USCGC Polar Star (WAGB-10)

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Polar Star 2.jpg
USCGC Polar Star
United States
Name: USCGC Polar Star
Builder: Lockheed Shipbuilding and Construction Company, Seattle, Washington
Commissioned: 1976
Recommissioned: December 2012
Refit: Vigor Industrial shipyard, Seattle, Washington (March 2010-December 2012)
Nickname(s): Building 10, Polar Spare, Brand X, Wide Ass Government Building, Red Tubs of Fun[1]
Status: In service
General characteristics [2]
Class and type: Polar-class icebreaker
  • 10,863 long tons (11,037 t) (standard)
  • 13,623 long tons (13,842 t) (full)
Length: 399 ft (122 m)
Beam: 83 ft 6 in (25.45 m)
Draft: 31 ft (9.4 m)[3]
Installed power:
  • 18 knots (33 km/h; 21 mph)
  • 3 knots (5.6 km/h; 3.5 mph) in 6-foot (1.8 m) ice
  • 16,000 nautical miles (30,000 km; 18,000 mi) at 18 knots (33 km/h; 21 mph)
  • 28,275 nautical miles (52,365 km; 32,538 mi) at 13 knots (24 km/h; 15 mph)
  • 15 officers
  • 127 enlisted
  • 33 scientists
  • 12-person helicopter detachment
  • 2 × .50 caliber machine guns
  • Various small arms
Aircraft carried: 2 HH-65A Dolphin helicopters

USCGC Polar Star (WAGB-10) is a United States Coast Guard heavy icebreaker. Commissioned in 1976, the ship was built by Lockheed Shipbuilding and Construction Company of Seattle, Washington along with sister ship, USCGC Polar Sea.[4]

Homeported in Seattle, Polar Star operates under the control of Pacific Area and coordinates her operations through the Ice Operations Section of the United States Coast Guard. After Polar Sea was deactivated in 2010, Polar Star became the US's only heavy icebreaker, the Coast Guard's other icebreaker, USCGC Healy, is classified as a medium icebreaker. Polar Star's current commanding officer is Captain William Woityra.[5][6]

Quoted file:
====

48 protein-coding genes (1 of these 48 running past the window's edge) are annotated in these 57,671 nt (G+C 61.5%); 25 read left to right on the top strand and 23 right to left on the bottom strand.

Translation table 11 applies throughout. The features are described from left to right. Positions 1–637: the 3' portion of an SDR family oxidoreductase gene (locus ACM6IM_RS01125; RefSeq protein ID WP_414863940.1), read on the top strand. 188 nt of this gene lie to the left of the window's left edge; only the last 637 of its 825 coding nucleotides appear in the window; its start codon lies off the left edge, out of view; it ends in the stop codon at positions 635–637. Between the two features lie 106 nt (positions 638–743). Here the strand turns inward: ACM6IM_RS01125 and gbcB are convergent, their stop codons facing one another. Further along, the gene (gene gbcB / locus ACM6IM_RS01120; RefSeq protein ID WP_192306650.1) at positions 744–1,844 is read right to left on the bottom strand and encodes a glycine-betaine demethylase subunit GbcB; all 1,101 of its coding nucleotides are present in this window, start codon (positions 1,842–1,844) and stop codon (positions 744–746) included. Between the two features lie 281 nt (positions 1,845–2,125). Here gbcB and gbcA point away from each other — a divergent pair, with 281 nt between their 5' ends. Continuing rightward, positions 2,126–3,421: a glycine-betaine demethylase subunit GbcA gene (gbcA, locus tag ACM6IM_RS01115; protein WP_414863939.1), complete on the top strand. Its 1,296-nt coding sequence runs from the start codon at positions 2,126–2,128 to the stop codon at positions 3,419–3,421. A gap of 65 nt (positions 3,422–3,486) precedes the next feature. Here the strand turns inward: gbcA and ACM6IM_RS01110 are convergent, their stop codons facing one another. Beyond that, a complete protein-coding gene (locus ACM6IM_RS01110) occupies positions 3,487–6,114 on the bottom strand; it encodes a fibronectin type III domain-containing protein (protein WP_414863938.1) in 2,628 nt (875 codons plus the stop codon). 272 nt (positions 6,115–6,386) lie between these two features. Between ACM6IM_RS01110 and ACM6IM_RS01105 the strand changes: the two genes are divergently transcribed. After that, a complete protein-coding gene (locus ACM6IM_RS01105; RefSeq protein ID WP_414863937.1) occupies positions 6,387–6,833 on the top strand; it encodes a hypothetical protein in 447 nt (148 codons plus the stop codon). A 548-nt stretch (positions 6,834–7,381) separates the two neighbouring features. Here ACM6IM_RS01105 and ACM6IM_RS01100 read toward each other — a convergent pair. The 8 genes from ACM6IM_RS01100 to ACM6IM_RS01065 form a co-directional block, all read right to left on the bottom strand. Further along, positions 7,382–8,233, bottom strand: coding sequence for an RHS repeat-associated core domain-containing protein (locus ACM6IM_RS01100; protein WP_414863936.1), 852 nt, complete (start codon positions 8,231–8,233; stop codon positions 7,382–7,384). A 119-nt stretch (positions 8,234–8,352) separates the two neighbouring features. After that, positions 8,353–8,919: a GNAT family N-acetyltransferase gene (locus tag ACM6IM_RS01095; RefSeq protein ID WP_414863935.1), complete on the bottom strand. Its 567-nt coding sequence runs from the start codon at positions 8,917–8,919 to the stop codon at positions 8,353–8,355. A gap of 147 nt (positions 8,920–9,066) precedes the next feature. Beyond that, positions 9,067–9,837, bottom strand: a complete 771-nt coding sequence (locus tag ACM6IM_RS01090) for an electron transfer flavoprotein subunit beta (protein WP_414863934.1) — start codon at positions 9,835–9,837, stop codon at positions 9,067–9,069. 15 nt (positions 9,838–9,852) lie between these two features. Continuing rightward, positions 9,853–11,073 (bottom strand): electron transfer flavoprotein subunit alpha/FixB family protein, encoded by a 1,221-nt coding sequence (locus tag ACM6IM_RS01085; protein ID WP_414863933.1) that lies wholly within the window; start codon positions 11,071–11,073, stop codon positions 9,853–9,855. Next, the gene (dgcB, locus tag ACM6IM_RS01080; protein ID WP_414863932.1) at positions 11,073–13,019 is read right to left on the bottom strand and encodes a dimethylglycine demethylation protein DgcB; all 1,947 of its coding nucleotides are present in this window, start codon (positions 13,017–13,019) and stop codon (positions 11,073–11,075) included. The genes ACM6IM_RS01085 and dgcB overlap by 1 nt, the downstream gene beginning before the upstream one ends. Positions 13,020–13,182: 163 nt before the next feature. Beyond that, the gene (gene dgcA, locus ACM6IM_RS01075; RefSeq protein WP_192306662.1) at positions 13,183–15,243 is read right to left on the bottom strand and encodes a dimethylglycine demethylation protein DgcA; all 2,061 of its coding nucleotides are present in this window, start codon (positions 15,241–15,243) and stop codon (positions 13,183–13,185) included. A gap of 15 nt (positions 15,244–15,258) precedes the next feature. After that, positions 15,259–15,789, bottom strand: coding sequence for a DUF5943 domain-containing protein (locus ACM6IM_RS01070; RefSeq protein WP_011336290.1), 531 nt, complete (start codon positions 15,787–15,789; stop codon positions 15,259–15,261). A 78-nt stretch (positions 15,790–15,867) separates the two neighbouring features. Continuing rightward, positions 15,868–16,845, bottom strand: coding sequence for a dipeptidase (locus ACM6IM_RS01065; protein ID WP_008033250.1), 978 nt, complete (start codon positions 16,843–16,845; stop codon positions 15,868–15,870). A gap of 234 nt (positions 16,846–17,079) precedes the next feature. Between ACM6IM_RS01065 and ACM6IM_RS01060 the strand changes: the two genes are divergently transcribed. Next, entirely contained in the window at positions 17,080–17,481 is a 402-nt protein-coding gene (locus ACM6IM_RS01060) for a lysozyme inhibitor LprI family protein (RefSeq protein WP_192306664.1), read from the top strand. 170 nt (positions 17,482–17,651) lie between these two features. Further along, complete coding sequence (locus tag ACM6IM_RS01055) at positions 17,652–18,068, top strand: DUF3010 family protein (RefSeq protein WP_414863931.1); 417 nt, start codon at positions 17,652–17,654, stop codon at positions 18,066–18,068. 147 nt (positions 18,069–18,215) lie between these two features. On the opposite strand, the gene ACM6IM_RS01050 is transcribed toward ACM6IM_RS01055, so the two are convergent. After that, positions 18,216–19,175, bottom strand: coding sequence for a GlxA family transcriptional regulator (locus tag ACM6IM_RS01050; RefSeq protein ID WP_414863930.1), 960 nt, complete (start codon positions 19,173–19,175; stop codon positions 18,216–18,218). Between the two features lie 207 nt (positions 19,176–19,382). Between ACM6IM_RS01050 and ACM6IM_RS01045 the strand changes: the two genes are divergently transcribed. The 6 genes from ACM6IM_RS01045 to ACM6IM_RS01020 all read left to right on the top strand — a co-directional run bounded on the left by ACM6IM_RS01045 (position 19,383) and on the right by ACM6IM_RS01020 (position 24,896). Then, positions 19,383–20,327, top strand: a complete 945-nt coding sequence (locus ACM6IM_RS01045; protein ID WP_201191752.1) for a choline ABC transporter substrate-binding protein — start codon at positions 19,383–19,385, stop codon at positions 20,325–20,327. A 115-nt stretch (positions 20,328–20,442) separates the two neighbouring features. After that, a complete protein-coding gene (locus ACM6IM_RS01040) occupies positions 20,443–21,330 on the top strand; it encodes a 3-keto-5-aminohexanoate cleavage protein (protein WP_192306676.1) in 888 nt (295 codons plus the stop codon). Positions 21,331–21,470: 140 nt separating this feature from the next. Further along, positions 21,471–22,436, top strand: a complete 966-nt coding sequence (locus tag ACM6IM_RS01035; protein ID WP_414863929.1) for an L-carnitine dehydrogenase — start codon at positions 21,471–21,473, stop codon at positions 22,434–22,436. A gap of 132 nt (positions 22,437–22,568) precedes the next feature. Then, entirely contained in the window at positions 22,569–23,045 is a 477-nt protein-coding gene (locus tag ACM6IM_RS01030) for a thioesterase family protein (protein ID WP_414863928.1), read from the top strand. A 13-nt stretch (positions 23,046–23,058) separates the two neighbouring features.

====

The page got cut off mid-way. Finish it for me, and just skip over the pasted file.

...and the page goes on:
Polar Star uses four different methods[example needed] of electronic navigation to overcome the difficulties of high-latitude operations, and a computerized propulsion control system to effectively manage six diesel-powered propulsion generators, three diesel-powered ship's service generators, three propulsion gas turbines, and other equipment vital to the smooth operation of the ship. The extensive use of automation and low maintenance materials has greatly reduced staffing requirements.[4]

Polar Star's three shafts are turned by either a diesel-electric or gas turbine prime mover. Each shaft is connected to a 16-foot (4.9 m) diameter, four-bladed, controllable-pitch propeller. The diesel-electric plant can produce 18,000 shaft horsepower (13 MW), and the gas turbine plant a total of 75,000 shaft horsepower (56 MW).[4]

Polar Star has sufficient hull strength to absorb the high-powered ice breaking common to her operations. The shell plating and associated internal support structure are fabricated from steel that has especially good low-temperature strength. The portion of the hull designed to break ice is 1.75 inches (44 mm) thick in the bow and stern sections, and 1.25 inches (32 mm) thick amidships. The hull strength is produced almost entirely from the internal support structure. Polar Star's hull shape is designed to maximize icebreaking by efficiently combining the forces of the ship's forward motion, the downward pull of gravity on the bow, and the upward push of the inherent buoyancy of the stern. The curved bow allows Polar Star to ride up on the ice, using the ship's weight to break the ice.[4]

The 13,000-ton (13,200-metric ton) Polar Star is able to break through ice up to 21 feet (6.4 m) thick by backing and ramming, and can steam continuously through 6 feet (1.8 m) of ice at 3 knots (5.6 km/h).[4]